For decades now, humans have been convicted and punished on the basis of fingerprint evidence. Society has come to accept the fact that police will take fingerprint impressions of those they arrest. Citizens largely realize the government will analyze those fingerprint impressions by comparing them to unidentified fingerprints left at crime scenes. These unidentified fingerprints, known as latent prints, have been introduced at trial for a long time and from the perspective of many jurists, latent prints constitute nearly irrefutable evidence.
In September, 2017, a group working for the American Association for the Advancement of Science (“AAAS”) performed a study which, “concluded that latent print examiners should avoid claiming that they can associate a latent print with a single source and should particularly avoid claiming or implying that they can do so infallibly, with 100% accuracy.” Specifically, the study advised against latent print examiners using terms denoting certainty, such as “match,” “identification,” and “individualization.”
The group, consisting of a forensic scientist, an academic statistician, a psychologist, and a biometric engineer, composed a report with the purpose of making prosecutors and officers admit to the shortcomings of latent print analysis. In offering their research, the group stated explicitly that their findings only added to an important 2009 National Research Council study, which found that “most forensic disciplines have not been subjected to rigorous scientific study.”
In part, the AAAS report provided a brief summarization of the past research into the reliability of latent print evidence. Overall, the studies found that false negative identifications, where an examiner incorrectly distinguishes two identical prints, are generally more common than false positive identifications, where an examiner associates two different prints. A scale of results from the study listed false positive identification error rates from 1.5% to 2.6%, while those that measured false negative identification error rates ranging from 2.2% to 8.7% percent.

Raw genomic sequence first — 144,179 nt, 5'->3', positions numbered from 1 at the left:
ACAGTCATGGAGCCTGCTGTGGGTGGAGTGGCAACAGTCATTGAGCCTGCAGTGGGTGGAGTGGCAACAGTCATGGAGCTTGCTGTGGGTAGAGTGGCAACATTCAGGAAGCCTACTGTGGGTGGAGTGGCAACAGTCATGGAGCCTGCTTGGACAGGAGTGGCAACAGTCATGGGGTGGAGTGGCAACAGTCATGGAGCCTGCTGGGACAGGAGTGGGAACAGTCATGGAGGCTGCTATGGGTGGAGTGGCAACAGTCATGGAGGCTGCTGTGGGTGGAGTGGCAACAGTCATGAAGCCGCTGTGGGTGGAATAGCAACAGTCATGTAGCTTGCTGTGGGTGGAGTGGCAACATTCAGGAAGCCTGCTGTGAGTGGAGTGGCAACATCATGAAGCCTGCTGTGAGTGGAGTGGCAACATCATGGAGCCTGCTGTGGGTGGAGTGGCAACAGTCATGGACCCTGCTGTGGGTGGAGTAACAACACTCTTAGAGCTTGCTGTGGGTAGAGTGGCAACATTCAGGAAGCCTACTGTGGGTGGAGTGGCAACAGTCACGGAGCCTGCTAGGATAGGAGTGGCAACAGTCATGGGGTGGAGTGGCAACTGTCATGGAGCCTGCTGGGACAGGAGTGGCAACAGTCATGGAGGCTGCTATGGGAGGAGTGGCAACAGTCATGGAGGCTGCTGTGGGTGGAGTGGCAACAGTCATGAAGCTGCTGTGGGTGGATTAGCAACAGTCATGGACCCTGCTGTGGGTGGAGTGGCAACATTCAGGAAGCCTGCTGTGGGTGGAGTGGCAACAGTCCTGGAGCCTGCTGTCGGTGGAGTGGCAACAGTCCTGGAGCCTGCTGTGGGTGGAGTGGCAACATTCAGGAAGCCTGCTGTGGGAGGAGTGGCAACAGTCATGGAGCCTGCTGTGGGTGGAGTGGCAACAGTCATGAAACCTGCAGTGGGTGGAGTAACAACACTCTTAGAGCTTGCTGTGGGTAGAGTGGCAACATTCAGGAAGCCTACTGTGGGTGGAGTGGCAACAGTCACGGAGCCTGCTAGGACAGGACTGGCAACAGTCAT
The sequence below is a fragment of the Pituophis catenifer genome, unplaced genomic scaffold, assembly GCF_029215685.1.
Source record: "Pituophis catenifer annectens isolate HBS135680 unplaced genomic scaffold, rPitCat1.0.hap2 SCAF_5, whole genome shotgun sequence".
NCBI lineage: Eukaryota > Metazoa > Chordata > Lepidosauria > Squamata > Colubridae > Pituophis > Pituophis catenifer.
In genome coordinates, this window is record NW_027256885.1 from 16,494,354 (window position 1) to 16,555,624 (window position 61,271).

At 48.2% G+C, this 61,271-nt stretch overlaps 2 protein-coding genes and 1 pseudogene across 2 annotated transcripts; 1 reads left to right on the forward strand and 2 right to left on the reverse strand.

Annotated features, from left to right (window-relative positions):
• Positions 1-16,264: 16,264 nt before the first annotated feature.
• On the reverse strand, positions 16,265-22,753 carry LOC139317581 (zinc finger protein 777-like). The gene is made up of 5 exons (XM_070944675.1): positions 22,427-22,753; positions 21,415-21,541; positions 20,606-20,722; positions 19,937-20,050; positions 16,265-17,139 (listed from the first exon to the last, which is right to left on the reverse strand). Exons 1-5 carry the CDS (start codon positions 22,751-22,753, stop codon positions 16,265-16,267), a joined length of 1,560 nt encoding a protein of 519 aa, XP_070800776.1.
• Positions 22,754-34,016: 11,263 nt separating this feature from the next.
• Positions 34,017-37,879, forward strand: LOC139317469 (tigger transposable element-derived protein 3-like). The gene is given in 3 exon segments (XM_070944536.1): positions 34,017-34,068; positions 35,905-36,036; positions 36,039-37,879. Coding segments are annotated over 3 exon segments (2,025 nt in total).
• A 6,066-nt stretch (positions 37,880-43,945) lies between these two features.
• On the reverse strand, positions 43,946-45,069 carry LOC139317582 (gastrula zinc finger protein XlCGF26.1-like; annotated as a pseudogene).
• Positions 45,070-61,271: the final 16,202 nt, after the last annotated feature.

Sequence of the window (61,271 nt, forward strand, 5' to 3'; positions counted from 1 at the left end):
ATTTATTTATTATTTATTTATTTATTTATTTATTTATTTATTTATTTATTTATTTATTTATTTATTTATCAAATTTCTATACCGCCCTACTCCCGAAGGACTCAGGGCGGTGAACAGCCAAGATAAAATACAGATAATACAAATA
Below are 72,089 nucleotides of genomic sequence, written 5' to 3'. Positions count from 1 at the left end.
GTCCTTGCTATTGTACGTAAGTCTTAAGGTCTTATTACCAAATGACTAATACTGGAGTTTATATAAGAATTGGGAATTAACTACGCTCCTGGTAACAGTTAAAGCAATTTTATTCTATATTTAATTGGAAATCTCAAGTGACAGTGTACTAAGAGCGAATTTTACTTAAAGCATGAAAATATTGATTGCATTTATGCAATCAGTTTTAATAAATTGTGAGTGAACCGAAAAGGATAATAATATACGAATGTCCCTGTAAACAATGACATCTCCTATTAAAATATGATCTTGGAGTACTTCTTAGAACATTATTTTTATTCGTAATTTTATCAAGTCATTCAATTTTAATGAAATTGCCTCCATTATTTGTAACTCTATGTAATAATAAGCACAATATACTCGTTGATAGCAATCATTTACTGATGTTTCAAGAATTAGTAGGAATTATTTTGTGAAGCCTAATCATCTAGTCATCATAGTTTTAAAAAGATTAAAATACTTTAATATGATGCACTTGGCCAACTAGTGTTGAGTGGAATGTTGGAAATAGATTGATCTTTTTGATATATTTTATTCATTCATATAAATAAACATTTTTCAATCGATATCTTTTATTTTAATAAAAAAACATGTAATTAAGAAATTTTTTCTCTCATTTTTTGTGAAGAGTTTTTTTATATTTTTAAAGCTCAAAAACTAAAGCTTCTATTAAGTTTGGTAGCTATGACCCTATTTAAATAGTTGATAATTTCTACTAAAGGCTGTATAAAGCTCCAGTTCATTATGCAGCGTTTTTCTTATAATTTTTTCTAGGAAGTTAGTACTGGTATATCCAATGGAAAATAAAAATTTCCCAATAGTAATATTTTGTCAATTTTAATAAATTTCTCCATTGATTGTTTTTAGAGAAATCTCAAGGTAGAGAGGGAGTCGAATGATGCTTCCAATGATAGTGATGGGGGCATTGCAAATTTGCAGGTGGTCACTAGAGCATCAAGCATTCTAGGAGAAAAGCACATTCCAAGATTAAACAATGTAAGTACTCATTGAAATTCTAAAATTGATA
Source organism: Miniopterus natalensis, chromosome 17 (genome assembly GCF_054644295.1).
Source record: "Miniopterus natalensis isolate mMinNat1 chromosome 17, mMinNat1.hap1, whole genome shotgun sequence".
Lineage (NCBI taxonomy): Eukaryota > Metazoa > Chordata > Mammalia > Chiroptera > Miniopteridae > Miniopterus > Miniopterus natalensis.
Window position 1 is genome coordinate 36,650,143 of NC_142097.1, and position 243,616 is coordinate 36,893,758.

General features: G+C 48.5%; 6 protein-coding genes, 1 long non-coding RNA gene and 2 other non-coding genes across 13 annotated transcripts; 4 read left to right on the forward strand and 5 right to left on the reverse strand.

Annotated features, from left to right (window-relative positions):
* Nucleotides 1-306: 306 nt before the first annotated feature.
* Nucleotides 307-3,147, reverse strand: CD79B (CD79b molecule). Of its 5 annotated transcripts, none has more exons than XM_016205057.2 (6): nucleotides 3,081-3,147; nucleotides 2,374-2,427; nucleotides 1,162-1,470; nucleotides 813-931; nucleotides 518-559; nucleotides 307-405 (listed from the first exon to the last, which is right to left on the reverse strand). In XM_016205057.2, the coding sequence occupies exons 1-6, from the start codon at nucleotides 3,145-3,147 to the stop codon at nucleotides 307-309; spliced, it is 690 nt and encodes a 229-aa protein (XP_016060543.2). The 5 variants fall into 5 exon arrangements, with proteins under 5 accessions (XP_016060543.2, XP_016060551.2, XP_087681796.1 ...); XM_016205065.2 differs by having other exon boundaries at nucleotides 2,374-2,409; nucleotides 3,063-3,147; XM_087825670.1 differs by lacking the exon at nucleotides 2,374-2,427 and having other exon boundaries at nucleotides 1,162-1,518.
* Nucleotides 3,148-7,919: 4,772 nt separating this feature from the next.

The error rates found through fingerprint accuracy studies suggest the American judicial system should be very hesitant to allow the word “match” to be used in reference to fingerprint identification.
From the latent print accuracy studies, the group identified three factors which affected examiner accuracy. First, trained examiners achieved significantly better results than untrained examiners. Second, the more difficult the comparison (regarding the quality and detail of the available print), the higher the error rate. Third, examiner accuracy depended largely on the types of print features they identify as important.
Overall, the report listed a variety of reasons for its finding that latent print examination could not provide error-free results. While the group acknowledged that examining latent prints could rule out most of the population from being the source of a latent print, but determined there was not enough data on the distinctiveness of identifying characteristics to present latent print evidence as foolproof. As possible sources for error, the report also pointed to the subjective bias and cognitive bias of print examiners, varying levels of training, and deficient examining procedures.
After the group provided evidence of the potential for error in regards to latent prints being used as evidence, the group made fourteen recommendations for how the process of latent print examination could be improved. A few key suggestions were: (1) “examiners should convey the high level of scientific uncertainty [underlying] the analysis they are presenting in court and make clear the findings are subjective and not grounded in evidence”; (2) further research into whether latent print analysis is reliable enough to be admitted as evidence; (3) additional examination into how those involved in courtroom procedures evaluate and understand fingerprint evidence; (4) as a way to reduce bias, the group advised that when evaluating latent prints and their potential matches, fingerprint examiners should be secluded away from case evidence accompanying the prints; (5) the report counsels police to slip known-prints in with the unidentified prints “to test accuracy rates in real work settings”; and (6) to improve in both subjective and cognitive bias, the report recommended the improvement of automated fingerprint identification systems.
While there have been many studies over the years documenting the error rates of latent print identification, none criticized the practice as harshly as the present group. The question is whether there will be any response to the group’s findings.